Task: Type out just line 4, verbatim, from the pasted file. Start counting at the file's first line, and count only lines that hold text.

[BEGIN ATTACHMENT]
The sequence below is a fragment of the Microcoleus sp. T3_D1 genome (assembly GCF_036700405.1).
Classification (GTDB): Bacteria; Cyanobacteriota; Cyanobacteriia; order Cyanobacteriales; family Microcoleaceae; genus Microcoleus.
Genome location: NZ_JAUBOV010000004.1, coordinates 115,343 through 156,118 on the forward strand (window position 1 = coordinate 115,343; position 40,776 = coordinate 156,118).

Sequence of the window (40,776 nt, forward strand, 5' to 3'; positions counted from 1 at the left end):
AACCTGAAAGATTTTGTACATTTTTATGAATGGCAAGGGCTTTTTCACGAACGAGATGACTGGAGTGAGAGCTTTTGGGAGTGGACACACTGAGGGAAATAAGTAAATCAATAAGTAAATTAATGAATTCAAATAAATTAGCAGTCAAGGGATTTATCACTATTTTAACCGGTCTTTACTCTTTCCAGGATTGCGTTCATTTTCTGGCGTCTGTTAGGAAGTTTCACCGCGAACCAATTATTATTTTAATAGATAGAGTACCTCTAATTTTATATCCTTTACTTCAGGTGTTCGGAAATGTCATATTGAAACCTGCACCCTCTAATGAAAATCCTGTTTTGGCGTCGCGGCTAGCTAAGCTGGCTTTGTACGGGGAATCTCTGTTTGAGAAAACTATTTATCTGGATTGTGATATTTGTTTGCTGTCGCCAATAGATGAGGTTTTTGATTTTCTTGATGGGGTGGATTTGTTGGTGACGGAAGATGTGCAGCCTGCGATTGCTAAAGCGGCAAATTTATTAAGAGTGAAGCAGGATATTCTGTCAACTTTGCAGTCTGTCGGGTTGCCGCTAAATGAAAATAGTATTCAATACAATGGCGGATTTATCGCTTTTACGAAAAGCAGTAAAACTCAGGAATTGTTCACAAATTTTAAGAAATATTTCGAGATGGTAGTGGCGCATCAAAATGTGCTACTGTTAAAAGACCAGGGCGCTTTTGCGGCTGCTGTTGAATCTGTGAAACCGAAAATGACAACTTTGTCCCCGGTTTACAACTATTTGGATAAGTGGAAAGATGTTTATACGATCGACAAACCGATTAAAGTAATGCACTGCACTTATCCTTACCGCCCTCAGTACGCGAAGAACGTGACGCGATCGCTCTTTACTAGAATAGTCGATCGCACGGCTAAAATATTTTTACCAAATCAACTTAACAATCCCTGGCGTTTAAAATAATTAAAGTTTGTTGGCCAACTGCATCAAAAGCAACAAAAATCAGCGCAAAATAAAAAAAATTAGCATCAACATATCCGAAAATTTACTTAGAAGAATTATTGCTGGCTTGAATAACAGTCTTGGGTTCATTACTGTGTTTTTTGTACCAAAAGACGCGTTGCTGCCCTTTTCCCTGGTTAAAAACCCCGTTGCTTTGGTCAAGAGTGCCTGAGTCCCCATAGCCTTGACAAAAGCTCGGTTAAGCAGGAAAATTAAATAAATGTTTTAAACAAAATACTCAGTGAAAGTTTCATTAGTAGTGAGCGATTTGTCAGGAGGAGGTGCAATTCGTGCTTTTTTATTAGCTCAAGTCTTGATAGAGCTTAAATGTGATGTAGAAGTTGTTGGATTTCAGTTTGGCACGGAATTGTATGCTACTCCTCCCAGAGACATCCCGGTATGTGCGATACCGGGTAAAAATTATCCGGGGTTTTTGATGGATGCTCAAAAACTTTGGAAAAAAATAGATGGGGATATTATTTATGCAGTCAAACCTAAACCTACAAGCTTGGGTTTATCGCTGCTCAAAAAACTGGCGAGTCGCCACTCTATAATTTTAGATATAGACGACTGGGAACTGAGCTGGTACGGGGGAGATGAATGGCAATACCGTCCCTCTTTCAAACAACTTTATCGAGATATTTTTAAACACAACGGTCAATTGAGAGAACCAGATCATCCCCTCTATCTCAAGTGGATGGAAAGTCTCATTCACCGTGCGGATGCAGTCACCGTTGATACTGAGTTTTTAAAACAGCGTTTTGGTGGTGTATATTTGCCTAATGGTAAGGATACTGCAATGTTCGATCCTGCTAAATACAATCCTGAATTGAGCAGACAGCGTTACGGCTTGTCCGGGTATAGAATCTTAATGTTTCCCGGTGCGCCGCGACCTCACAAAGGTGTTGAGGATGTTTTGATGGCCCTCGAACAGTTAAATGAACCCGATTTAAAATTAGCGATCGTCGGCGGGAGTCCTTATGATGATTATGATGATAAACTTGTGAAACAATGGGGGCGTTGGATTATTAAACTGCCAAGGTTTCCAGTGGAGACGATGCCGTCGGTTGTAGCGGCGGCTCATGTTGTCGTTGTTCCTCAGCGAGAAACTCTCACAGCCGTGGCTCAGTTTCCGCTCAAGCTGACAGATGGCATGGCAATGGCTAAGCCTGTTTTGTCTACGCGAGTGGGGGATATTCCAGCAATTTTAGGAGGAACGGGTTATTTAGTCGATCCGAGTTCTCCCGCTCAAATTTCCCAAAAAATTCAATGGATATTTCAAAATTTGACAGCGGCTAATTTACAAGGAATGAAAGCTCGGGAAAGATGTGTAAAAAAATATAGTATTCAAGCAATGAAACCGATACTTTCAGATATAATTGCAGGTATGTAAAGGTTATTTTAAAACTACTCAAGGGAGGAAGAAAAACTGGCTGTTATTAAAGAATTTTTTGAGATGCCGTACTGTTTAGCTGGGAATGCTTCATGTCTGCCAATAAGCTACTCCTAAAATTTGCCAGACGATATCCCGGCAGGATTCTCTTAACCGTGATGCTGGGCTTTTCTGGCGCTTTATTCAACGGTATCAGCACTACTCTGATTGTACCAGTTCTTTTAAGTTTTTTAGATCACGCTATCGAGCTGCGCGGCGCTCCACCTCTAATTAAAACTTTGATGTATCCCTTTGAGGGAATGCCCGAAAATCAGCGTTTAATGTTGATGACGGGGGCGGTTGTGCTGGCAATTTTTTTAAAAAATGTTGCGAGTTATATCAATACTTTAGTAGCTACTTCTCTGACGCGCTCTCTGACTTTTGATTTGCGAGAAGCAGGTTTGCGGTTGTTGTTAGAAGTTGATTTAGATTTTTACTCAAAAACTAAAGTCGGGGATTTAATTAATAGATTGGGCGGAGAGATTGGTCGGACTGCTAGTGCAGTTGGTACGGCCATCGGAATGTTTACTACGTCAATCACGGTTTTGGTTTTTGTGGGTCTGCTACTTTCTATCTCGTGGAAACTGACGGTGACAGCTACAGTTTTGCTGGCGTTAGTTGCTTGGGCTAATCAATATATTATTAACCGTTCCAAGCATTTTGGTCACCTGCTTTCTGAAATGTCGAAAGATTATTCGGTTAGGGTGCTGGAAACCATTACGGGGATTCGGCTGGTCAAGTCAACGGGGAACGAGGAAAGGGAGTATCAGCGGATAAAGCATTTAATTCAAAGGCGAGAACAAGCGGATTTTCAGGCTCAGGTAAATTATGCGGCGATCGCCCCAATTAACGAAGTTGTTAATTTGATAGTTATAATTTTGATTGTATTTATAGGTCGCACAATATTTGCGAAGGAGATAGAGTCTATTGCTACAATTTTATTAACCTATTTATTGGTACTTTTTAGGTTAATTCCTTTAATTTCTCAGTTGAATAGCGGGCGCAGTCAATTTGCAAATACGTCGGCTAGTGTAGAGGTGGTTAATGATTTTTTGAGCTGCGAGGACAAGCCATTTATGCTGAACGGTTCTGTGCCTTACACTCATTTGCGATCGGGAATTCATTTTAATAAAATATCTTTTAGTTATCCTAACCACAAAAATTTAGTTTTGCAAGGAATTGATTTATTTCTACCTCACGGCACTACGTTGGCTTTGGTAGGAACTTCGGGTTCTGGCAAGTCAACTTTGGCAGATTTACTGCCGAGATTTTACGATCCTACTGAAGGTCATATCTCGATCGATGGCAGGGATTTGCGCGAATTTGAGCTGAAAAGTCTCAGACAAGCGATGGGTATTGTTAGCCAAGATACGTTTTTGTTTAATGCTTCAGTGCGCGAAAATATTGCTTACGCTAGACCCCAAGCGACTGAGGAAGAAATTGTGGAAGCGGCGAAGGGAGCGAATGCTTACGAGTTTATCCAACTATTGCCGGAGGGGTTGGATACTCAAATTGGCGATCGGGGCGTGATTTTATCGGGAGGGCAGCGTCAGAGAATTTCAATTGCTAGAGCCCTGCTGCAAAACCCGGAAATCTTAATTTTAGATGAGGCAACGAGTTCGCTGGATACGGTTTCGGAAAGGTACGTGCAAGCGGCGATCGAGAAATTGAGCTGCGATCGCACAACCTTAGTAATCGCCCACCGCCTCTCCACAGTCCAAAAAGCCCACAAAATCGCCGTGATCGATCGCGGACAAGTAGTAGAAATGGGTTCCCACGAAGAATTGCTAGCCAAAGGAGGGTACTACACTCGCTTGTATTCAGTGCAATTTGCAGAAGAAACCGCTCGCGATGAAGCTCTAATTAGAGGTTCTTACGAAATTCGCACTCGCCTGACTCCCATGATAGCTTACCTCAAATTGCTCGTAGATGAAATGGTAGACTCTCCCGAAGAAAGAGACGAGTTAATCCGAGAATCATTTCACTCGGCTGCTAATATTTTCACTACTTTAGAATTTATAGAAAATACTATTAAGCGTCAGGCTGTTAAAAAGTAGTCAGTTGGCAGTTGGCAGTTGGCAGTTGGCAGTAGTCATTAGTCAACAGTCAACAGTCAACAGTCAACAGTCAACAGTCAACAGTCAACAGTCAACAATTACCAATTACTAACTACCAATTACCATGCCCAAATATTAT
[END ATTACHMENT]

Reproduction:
Sequence of the window (40,776 nt, forward strand, 5' to 3'; positions counted from 1 at the left end):